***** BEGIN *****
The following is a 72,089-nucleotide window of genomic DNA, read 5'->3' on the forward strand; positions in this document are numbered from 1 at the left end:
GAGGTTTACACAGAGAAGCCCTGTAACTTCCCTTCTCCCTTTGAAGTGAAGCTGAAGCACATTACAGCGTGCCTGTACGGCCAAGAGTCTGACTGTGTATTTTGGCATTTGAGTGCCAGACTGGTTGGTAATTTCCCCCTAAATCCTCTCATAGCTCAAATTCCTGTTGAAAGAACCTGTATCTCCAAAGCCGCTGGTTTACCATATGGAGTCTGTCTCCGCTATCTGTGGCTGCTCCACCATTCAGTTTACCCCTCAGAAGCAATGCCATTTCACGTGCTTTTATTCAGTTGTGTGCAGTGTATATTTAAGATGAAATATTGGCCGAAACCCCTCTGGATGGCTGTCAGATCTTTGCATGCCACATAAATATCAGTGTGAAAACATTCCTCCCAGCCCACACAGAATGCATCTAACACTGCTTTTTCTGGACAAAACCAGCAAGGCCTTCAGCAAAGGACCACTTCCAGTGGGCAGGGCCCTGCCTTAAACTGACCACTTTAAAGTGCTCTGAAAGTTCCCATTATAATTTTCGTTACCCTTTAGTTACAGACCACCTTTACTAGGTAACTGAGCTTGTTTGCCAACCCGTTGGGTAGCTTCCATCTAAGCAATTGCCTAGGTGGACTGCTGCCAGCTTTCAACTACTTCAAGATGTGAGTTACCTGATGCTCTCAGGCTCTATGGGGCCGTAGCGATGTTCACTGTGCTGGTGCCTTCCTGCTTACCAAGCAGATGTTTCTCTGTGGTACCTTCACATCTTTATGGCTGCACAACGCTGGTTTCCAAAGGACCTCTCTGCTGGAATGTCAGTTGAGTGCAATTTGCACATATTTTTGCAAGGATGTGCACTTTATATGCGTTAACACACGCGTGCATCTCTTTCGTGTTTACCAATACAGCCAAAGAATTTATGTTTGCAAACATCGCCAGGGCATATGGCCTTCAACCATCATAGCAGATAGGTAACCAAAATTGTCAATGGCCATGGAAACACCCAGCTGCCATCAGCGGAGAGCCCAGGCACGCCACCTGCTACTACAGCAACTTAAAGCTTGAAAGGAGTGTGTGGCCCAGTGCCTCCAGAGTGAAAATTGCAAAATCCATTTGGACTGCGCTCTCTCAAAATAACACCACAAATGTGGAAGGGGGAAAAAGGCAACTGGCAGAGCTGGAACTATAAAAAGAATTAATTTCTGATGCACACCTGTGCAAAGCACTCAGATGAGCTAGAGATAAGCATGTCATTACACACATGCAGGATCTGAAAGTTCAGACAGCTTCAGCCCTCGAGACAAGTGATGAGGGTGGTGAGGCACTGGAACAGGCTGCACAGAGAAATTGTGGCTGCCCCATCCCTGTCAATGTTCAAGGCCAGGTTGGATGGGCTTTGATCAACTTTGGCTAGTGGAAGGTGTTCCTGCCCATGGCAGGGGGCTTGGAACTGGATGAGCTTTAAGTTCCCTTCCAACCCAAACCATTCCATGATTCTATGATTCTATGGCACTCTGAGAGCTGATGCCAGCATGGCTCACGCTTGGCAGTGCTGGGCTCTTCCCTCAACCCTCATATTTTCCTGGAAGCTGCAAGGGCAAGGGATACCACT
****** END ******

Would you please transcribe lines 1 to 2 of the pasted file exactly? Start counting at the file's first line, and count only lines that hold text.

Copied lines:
The following is a 72,089-nucleotide window of genomic DNA, read 5'->3' on the forward strand; positions in this document are numbered from 1 at the left end:
GAGGTTTACACAGAGAAGCCCTGTAACTTCCCTTCTCCCTTTGAAGTGAAGCTGAAGCACATTACAGCGTGCCTGTACGGCCAAGAGTCTGACTGTGTATTTTGGCATTTGAGTGCCAGACTGGTTGGTAATTTCCCCCTAAATCCTCTCATAGCTCAAATTCCTGTTGAAAGAACCTGTATCTCCAAAGCCGCTGGTTTACCATATGGAGTCTGTCTCCGCTATCTGTGGCTGCTCCACCATTCAGTTTACCCCTCAGAAGCAATGCCATTTCACGTGCTTTTATTCAGTTGTGTGCAGTGTATATTTAAGATGAAATATTGGCCGAAACCCCTCTGGATGGCTGTCAGATCTTTGCATGCCACATAAATATCAGTGTGAAAACATTCCTCCCAGCCCACACAGAATGCATCTAACACTGCTTTTTCTGGACAAAACCAGCAAGGCCTTCAGCAAAGGACCACTTCCAGTGGGCAGGGCCCTGCCTTAAACTGACCACTTTAAAGTGCTCTGAAAGTTCCCATTATAATTTTCGTTACCCTTTAGTTACAGACCACCTTTACTAGGTAACTGAGCTTGTTTGCCAACCCGTTGGGTAGCTTCCATCTAAGCAATTGCCTAGGTGGACTGCTGCCAGCTTTCAACTACTTCAAGATGTGAGTTACCTGATGCTCTCAGGCTCTATGGGGCCGTAGCGATGTTCACTGTGCTGGTGCCTTCCTGCTTACCAAGCAGATGTTTCTCTGTGGTACCTTCACATCTTTATGGCTGCACAACGCTGGTTTCCAAAGGACCTCTCTGCTGGAATGTCAGTTGAGTGCAATTTGCACATATTTTTGCAAGGATGTGCACTTTATATGCGTTAACACACGCGTGCATCTCTTTCGTGTTTACCAATACAGCCAAAGAATTTATGTTTGCAAACATCGCCAGGGCATATGGCCTTCAACCATCATAGCAGATAGGTAACCAAAATTGTCAATGGCCATGGAAACACCCAGCTGCCATCAGCGGAGAGCCCAGGCACGCCACCTGCTACTACAGCAACTTAAAGCTTGAAAGGAGTGTGTGGCCCAGTGCCTCCAGAGTGAAAATTGCAAAATCCATTTGGACTGCGCTCTCTCAAAATAACACCACAAATGTGGAAGGGGGAAAAAGGCAACTGGCAGAGCTGGAACTATAAAAAGAATTAATTTCTGATGCACACCTGTGCAAAGCACTCAGATGAGCTAGAGATAAGCATGTCATTACACACATGCAGGATCTGAAAGTTCAGACAGCTTCAGCCCTCGAGACAAGTGATGAGGGTGGTGAGGCACTGGAACAGGCTGCACAGAGAAATTGTGGCTGCCCCATCCCTGTCAATGTTCAAGGCCAGGTTGGATGGGCTTTGATCAACTTTGGCTAGTGGAAGGTGTTCCTGCCCATGGCAGGGGGCTTGGAACTGGATGAGCTTTAAGTTCCCTTCCAACCCAAACCATTCCATGATTCTATGATTCTATGGCACTCTGAGAGCTGATGCCAGCATGGCTCACGCTTGGCAGTGCTGGGCTCTTCCCTCAACCCTCATATTTTCCTGGAAGCTGCAAGGGCAAGGGATACCACT